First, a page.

Thursday, 26 February 2009

Eat well and help save the planet

A meeting about a new local food initiative. It sounded just up my street so I went along.

It was my first experience of a Chamber of Commerce meeting, and I really should have remembered that when it got to the questions and answers part...

However, the speakers were really good:

  • Sally Bendall from Hollow Trees farm shop (and recent chairman of FARMA),

  • Stella Burton, from Beaumont school (an eco-school, also taking part in a european sustainable food project),

  • Karen Kenney, area rep of the National Society of Allotment Holders and Leisure Gardeners, (who was my favourite speaker of the evening for her enthusiam and impeccably varnished nails!), and

  • Mark David from a local cookery course company (who decided that his talk was about promoting his business - rather than local food!!, but was entertaining nonetheless).

Then came the Q&A.

I was quite surprised, we were told by someone who admitted he was a local food producer that it can cost more to grow your own food! No vested interests there then!!

Then someone else tried to knowingly pass Hugh Fearnley Whittingstall's land share idea off as his own. I suspect this because after he had described the project perfectly (without mentioning the national campaign) and that perhaps we should have somewhere, perhaps a website, where people could sign up to the idea, I naively stood up and spoke about Hugh's landshare project and website and how it's a national campaign and people in the area might already be signed up for it. The chap was smiling knowingly before I'd finished saying "Hugh Fearnley Whittingstall" - I guess he was a web designer.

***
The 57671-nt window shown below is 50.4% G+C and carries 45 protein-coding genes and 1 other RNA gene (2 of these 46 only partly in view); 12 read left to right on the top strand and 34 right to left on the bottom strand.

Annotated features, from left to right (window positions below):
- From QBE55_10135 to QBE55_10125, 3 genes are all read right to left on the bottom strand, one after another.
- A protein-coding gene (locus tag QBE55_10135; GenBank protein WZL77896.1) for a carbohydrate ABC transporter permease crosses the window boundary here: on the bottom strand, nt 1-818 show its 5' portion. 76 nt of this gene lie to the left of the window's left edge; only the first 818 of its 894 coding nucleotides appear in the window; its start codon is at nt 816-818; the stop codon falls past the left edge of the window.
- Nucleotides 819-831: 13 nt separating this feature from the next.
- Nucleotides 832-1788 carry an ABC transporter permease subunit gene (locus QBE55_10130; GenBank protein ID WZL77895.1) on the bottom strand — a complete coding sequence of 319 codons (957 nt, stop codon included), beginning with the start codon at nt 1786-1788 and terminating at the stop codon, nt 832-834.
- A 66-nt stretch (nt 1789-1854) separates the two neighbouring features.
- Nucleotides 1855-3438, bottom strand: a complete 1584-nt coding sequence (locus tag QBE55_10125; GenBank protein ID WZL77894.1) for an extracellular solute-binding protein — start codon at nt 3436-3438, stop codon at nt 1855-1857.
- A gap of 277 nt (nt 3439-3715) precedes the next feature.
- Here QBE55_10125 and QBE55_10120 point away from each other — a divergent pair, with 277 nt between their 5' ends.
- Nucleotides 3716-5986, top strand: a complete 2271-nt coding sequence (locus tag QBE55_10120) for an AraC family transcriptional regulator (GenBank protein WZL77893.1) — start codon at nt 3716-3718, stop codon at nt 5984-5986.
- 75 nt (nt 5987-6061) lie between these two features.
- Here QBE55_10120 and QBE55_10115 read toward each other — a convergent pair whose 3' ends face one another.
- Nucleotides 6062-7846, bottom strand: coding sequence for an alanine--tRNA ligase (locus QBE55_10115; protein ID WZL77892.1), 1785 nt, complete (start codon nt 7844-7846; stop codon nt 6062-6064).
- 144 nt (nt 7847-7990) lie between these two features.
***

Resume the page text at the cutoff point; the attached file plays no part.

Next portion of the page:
Nevermind. The evening was generally postive. The idea of making our small town a centre for fresh, organic, local food is just fab and very "transitional". The meeting ended with a show of hands supporting the Local Food Initiative, based on the Fife diet. I hadn't heard of the fife diet, and no-one mentioned it during the evening, but basically people in an area sign up to eat food produced in that area for a year and therefore eating well and saving the planet.

The Transition HandbookFor more information about transition towns see The Transition Handbook (I'm on page 61) or the Transition Towns wiki.

Thursday, 19 February 2009

Greening the desert

Don't forget permaculture on BBC 2 tomorrow night at 8pm!!!

If you're wondering what all the fuss is about, here is one of my favourite YouTube videos. It shows how working with nature really does work even in the most extreme conditions.

You can find out more about Geoff Lawton and The Permaculture Research Institute of Australia at (the UK site is and the USA site:

Sunday, 15 February 2009

The Age of Stupid at a cinema near you in ...

The age of stupid is an independent film that has been crowd funded.

Wednesday, 11 February 2009

Sticky backed plastic

baby girl card
A text. A friend has just given birth to a baby girl.

Now obviously I had plenty of time to buy an appropriate card, but you know time - it has a way of disappearing.

But "buy"? What am I thinking? What could be nicer than a lovingly hand-made card? Well pretty much nothing according to my new bible The Thrift book by India Knight. Let hope she's right.

A quick tour of the house and I'd found everything I needed including the sticky backed plastic (I keep absolutely all wrapping paper and interesting cards). A few Blue Peter moments of cutting, glueing and sticking later and the card was created, I hope she likes it.

A hand-made card for the cost of a stamp, bargain. Now who's next? Ah yes, Valentine's day.

Tuesday, 10 February 2009

A bag is just a folded scarf

Knitted bag
Following on from the "Hate plastic, love plarn" post. The bin didn't contain enough plastic to make a ball of plarn. So, while I build up my supplies, I found some wool to practice on.

I thought I had some ordinary wool in the house, but if I do I couldn't find it. I found instead some ridiculously fluffy yarn that is very pretty, but, as I soon discovered, not very easy to see what you are doing with.